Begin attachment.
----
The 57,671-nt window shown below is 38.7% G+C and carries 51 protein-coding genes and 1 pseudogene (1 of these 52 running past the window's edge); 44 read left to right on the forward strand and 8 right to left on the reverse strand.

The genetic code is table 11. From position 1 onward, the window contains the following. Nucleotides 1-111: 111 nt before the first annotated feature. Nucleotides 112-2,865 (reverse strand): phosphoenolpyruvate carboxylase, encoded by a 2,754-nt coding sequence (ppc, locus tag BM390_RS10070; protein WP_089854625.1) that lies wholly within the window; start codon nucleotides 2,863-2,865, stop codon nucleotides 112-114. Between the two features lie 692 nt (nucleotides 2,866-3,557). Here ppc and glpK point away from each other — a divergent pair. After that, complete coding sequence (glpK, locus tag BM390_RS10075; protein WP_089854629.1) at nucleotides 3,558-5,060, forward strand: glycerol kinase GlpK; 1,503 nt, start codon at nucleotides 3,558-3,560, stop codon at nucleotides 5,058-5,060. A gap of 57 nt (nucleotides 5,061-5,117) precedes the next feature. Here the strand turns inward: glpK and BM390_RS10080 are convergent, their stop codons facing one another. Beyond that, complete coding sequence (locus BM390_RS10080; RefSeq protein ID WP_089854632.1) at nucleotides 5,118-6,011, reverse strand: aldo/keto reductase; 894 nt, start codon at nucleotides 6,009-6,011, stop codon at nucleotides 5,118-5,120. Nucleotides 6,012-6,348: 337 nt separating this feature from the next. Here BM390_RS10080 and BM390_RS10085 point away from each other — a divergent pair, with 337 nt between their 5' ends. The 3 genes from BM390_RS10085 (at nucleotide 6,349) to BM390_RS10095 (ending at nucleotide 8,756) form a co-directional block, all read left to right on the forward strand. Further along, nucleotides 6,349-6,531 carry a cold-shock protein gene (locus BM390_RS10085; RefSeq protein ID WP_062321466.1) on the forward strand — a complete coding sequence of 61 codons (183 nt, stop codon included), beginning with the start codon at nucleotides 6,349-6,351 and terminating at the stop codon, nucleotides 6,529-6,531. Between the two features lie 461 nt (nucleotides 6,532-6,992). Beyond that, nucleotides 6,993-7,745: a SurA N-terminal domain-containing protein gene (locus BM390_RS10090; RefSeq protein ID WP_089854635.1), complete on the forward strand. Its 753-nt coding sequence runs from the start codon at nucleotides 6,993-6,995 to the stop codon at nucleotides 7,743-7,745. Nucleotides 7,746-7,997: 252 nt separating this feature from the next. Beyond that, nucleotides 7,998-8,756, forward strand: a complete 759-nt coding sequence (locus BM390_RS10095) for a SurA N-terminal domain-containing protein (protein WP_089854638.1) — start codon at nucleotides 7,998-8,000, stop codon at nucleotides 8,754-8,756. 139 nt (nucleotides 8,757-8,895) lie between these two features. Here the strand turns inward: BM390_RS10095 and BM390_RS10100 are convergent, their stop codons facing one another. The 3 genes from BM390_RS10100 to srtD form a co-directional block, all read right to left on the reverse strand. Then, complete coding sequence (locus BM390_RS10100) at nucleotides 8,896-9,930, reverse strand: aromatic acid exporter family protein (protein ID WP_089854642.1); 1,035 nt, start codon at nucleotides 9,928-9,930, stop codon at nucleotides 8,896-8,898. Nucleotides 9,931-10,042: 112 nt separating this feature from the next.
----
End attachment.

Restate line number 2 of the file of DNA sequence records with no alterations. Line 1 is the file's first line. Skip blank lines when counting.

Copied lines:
The genetic code is table 11. From position 1 onward, the window contains the following. Nucleotides 1-111: 111 nt before the first annotated feature. Nucleotides 112-2,865 (reverse strand): phosphoenolpyruvate carboxylase, encoded by a 2,754-nt coding sequence (ppc, locus tag BM390_RS10070; protein WP_089854625.1) that lies wholly within the window; start codon nucleotides 2,863-2,865, stop codon nucleotides 112-114. Between the two features lie 692 nt (nucleotides 2,866-3,557). Here ppc and glpK point away from each other — a divergent pair. After that, complete coding sequence (glpK, locus tag BM390_RS10075; protein WP_089854629.1) at nucleotides 3,558-5,060, forward strand: glycerol kinase GlpK; 1,503 nt, start codon at nucleotides 3,558-3,560, stop codon at nucleotides 5,058-5,060. A gap of 57 nt (nucleotides 5,061-5,117) precedes the next feature. Here the strand turns inward: glpK and BM390_RS10080 are convergent, their stop codons facing one another. Beyond that, complete coding sequence (locus BM390_RS10080; RefSeq protein ID WP_089854632.1) at nucleotides 5,118-6,011, reverse strand: aldo/keto reductase; 894 nt, start codon at nucleotides 6,009-6,011, stop codon at nucleotides 5,118-5,120. Nucleotides 6,012-6,348: 337 nt separating this feature from the next. Here BM390_RS10080 and BM390_RS10085 point away from each other — a divergent pair, with 337 nt between their 5' ends. The 3 genes from BM390_RS10085 (at nucleotide 6,349) to BM390_RS10095 (ending at nucleotide 8,756) form a co-directional block, all read left to right on the forward strand. Further along, nucleotides 6,349-6,531 carry a cold-shock protein gene (locus BM390_RS10085; RefSeq protein ID WP_062321466.1) on the forward strand — a complete coding sequence of 61 codons (183 nt, stop codon included), beginning with the start codon at nucleotides 6,349-6,351 and terminating at the stop codon, nucleotides 6,529-6,531. Between the two features lie 461 nt (nucleotides 6,532-6,992). Beyond that, nucleotides 6,993-7,745: a SurA N-terminal domain-containing protein gene (locus BM390_RS10090; RefSeq protein ID WP_089854635.1), complete on the forward strand. Its 753-nt coding sequence runs from the start codon at nucleotides 6,993-6,995 to the stop codon at nucleotides 7,743-7,745. Nucleotides 7,746-7,997: 252 nt separating this feature from the next. Beyond that, nucleotides 7,998-8,756, forward strand: a complete 759-nt coding sequence (locus BM390_RS10095) for a SurA N-terminal domain-containing protein (protein WP_089854638.1) — start codon at nucleotides 7,998-8,000, stop codon at nucleotides 8,754-8,756. 139 nt (nucleotides 8,757-8,895) lie between these two features. Here the strand turns inward: BM390_RS10095 and BM390_RS10100 are convergent, their stop codons facing one another. The 3 genes from BM390_RS10100 to srtD form a co-directional block, all read right to left on the reverse strand. Then, complete coding sequence (locus BM390_RS10100) at nucleotides 8,896-9,930, reverse strand: aromatic acid exporter family protein (protein ID WP_089854642.1); 1,035 nt, start codon at nucleotides 9,928-9,930, stop codon at nucleotides 8,896-8,898. Nucleotides 9,931-10,042: 112 nt separating this feature from the next.